A few weeks ago, I was in New York City for a professional symposium and met up with a friend to visit the Metropolitan Museum of Art. It was my fourth visit to this incredible landmark, and each time held new and exciting discoveries. I am fairly convinced that one could spend weeks in the halls of the Met and not fully absorb half of what there is to see. Parting with my friend, I eventually wended my way to a food court tucked in the corner of a huge marble atrium in the museum. It was a winding-down moment for me after a busy symposium that week, and I sat down to enjoy a warm blueberry muffin and hot coffee. Sitting down slowed the pace of everything I was seeing. Right next to my table was a huge life-sized sculpture by Hermon Atkins MacNeil called the Sun Vow. So my eyes studied it perhaps longer than my standing feet would have stood patiently for. I’m certainly not much of an art cognoscente. But after a few minutes, I started to see something deeper and more metaphorical than what first met my eye.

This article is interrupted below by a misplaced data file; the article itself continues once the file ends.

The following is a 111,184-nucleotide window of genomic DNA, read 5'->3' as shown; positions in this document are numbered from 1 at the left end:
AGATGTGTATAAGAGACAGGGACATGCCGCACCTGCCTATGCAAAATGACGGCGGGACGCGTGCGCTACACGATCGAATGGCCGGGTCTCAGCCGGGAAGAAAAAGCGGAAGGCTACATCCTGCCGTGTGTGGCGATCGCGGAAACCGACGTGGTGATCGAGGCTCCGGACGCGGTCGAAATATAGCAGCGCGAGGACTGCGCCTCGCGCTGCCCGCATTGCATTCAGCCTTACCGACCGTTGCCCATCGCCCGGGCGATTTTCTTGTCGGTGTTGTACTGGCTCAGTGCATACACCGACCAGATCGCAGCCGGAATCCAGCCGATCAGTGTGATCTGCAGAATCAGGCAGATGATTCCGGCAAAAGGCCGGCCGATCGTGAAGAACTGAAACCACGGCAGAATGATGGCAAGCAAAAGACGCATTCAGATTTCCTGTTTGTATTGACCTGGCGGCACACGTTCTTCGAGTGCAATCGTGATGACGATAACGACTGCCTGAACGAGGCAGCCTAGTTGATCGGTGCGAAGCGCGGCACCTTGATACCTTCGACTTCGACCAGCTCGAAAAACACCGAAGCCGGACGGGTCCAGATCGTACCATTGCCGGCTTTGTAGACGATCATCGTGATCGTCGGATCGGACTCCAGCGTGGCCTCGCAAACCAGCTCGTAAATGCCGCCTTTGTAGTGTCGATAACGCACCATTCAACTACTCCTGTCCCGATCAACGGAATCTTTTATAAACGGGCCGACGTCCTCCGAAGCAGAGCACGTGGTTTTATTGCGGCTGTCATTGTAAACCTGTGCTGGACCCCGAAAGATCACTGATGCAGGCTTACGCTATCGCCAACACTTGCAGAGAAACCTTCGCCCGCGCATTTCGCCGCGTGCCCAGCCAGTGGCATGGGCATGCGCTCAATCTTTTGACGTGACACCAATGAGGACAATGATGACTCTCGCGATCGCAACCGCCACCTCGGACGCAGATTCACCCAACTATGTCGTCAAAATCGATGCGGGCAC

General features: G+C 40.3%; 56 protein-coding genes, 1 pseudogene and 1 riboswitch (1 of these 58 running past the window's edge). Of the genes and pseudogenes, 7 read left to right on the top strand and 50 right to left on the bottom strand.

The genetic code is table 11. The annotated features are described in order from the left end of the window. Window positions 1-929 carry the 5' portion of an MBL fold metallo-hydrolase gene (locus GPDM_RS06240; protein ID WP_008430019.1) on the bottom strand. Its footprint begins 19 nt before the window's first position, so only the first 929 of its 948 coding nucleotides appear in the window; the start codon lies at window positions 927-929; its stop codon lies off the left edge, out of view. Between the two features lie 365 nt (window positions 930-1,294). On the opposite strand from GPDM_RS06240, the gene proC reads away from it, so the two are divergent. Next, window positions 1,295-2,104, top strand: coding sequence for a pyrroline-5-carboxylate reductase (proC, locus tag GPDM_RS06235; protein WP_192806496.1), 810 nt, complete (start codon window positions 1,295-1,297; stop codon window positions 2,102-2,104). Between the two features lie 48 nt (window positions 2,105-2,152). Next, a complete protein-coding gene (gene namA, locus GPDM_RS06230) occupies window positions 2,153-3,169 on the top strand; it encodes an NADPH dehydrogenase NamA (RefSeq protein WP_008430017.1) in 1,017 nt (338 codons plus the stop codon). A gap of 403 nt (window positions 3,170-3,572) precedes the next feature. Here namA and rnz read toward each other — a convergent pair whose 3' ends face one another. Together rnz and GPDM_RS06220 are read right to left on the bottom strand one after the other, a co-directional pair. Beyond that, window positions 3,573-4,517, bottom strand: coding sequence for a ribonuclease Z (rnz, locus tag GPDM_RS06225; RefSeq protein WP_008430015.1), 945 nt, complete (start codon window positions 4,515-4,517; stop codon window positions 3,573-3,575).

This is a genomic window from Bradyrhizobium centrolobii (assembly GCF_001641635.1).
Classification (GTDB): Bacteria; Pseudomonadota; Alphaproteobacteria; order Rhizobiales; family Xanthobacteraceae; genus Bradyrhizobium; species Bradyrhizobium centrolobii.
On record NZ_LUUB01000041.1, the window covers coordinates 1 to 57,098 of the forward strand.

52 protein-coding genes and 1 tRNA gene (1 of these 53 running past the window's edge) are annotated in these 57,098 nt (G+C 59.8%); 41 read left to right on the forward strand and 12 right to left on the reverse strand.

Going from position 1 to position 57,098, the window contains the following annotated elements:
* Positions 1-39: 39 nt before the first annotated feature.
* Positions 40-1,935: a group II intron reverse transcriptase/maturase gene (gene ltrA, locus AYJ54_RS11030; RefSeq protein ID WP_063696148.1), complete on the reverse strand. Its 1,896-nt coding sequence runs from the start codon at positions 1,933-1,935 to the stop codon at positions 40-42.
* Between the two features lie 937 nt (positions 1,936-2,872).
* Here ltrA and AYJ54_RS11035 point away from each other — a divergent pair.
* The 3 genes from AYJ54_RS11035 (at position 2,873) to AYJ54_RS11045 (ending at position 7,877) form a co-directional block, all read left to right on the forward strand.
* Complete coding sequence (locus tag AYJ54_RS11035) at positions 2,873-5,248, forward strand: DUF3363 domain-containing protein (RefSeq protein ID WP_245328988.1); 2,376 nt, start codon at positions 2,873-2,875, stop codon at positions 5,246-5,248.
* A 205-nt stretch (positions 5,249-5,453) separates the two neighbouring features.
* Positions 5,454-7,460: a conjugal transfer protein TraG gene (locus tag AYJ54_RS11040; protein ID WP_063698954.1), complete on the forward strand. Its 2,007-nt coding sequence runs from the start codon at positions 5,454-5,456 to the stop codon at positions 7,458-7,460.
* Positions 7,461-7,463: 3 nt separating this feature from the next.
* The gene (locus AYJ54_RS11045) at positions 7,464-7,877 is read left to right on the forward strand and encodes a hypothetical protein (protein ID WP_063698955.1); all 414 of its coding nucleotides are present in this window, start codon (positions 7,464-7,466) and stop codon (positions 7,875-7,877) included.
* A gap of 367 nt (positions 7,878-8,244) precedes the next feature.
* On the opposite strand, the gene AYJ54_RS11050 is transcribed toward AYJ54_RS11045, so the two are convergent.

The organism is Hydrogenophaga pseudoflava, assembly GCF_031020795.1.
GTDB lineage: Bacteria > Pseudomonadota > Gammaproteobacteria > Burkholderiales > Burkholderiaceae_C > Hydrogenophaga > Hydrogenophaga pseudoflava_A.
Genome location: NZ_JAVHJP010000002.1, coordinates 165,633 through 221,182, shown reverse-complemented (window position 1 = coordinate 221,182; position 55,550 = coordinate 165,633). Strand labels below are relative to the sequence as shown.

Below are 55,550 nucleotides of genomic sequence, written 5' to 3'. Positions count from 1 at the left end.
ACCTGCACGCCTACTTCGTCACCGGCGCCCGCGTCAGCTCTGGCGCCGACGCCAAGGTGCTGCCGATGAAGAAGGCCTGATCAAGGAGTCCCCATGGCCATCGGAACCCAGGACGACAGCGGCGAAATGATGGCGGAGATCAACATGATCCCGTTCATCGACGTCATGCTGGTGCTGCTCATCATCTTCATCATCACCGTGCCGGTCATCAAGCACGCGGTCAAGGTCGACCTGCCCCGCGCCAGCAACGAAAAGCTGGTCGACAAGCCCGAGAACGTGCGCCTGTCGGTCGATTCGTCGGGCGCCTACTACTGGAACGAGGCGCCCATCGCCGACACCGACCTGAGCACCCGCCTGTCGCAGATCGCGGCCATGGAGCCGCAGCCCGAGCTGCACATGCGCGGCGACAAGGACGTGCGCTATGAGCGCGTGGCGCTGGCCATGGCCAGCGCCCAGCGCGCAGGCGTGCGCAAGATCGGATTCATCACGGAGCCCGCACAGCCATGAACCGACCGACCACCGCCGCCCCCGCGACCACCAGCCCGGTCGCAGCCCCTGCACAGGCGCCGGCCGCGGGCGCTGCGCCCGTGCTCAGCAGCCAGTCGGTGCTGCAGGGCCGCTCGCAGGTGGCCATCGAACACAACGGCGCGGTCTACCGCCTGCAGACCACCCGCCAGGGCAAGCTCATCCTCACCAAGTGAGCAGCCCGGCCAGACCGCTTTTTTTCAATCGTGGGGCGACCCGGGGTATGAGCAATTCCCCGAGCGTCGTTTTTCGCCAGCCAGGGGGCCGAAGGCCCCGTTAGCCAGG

The piece depicts a young Lakota Sioux brave and a mentor who could be his father. The test for the young brave to become a warrior is to shoot an arrow into the sun. If he does it perfectly, its trajectory will head straight to the sun and the arrow will not be visible once it leaves the bow. The sculpture dramatically captures the precise moment that the arrow leaps from the bow, and that moment is a masterpiece. Both are looking skyward as the arrow is launched—the old warrior’s lips are tight with apprehension while the brave’s, slightly parted, reveal a subtle mix of optimism and confidence. The facial structures are so identical it is hard to determine if these are truly father and son, or perhaps the past and future of the same warrior. The elder’s back is hunched forward with age and perhaps even gravity, and one can sense the earth calling him down, while the brave’s back arches and mimics the shape and spring of the bow in his hand. In his eyes, he flies with that arrow. And it is in reading their faces that the message truly comes home—the elder wanting to be proud and the brave wanting to earn that pride. These two powerful emotions—one hope and the other optimism—meet where the arrow meets the sun.